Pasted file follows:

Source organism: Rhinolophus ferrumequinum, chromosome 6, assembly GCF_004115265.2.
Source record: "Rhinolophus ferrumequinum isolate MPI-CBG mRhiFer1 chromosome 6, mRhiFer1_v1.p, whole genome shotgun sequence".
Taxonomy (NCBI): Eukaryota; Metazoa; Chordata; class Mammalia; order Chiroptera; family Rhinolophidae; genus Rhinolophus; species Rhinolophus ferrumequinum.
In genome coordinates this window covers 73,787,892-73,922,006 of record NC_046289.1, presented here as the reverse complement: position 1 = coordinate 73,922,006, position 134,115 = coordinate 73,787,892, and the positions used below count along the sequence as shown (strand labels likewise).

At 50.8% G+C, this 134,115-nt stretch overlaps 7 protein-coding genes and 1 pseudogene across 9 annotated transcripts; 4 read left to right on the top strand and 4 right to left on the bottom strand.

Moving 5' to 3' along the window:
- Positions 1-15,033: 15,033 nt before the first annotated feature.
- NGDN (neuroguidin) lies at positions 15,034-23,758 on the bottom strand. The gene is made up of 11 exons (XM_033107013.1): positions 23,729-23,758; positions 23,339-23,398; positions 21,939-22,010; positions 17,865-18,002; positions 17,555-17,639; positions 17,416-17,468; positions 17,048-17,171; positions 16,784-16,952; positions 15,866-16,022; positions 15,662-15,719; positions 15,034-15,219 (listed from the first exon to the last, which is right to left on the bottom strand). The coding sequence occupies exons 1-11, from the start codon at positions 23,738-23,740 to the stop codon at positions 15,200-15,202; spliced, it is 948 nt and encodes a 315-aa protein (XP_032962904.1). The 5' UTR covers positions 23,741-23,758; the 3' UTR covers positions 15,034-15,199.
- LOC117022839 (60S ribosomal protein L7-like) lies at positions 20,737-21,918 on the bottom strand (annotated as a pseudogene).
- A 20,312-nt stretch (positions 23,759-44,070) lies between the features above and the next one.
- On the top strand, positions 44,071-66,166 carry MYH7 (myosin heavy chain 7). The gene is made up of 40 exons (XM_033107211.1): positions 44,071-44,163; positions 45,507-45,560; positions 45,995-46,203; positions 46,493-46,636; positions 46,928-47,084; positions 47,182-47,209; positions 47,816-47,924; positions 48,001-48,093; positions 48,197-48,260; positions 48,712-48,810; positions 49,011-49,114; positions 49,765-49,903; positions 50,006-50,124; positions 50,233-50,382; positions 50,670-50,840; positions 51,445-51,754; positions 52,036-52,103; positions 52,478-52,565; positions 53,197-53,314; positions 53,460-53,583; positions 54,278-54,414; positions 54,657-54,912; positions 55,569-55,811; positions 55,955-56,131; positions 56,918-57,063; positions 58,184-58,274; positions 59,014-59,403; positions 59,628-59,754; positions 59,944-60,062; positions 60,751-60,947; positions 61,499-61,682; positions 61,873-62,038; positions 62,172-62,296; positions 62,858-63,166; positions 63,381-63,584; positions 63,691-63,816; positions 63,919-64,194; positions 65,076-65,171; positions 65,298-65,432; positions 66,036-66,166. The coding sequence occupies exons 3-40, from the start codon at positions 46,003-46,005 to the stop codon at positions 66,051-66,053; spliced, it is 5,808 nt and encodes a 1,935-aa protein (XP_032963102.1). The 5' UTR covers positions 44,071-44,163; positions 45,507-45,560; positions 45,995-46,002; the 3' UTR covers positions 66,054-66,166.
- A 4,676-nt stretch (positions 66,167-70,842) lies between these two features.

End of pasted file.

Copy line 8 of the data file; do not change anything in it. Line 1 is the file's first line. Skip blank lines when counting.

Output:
- NGDN (neuroguidin) lies at positions 15,034-23,758 on the bottom strand. The gene is made up of 11 exons (XM_033107013.1): positions 23,729-23,758; positions 23,339-23,398; positions 21,939-22,010; positions 17,865-18,002; positions 17,555-17,639; positions 17,416-17,468; positions 17,048-17,171; positions 16,784-16,952; positions 15,866-16,022; positions 15,662-15,719; positions 15,034-15,219 (listed from the first exon to the last, which is right to left on the bottom strand). The coding sequence occupies exons 1-11, from the start codon at positions 23,738-23,740 to the stop codon at positions 15,200-15,202; spliced, it is 948 nt and encodes a 315-aa protein (XP_032962904.1). The 5' UTR covers positions 23,741-23,758; the 3' UTR covers positions 15,034-15,199.